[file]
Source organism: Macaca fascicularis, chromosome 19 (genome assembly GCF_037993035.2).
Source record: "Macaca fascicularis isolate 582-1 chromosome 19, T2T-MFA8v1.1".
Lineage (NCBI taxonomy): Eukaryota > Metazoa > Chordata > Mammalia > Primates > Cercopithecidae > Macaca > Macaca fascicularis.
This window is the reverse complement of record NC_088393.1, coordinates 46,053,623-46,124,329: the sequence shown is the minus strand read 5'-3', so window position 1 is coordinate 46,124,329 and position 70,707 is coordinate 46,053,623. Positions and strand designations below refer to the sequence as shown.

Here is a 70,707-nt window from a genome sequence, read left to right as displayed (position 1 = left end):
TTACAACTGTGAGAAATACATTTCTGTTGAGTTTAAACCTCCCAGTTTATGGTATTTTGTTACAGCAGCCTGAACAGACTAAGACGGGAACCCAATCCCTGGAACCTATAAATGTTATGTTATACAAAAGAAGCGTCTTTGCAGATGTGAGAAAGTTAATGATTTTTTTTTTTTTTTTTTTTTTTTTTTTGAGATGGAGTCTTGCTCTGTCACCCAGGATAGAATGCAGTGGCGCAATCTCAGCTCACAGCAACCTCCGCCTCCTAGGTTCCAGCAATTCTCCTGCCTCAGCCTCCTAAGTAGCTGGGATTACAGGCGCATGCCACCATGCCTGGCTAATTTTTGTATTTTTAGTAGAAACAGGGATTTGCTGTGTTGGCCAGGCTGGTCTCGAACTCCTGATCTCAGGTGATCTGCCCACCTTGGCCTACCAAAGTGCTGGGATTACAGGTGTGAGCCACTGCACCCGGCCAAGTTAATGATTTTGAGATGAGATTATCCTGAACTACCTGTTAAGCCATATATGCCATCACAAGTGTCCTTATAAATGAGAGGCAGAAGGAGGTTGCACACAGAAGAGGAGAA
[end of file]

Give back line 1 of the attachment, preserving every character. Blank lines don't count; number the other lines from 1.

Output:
Source organism: Macaca fascicularis, chromosome 19 (genome assembly GCF_037993035.2).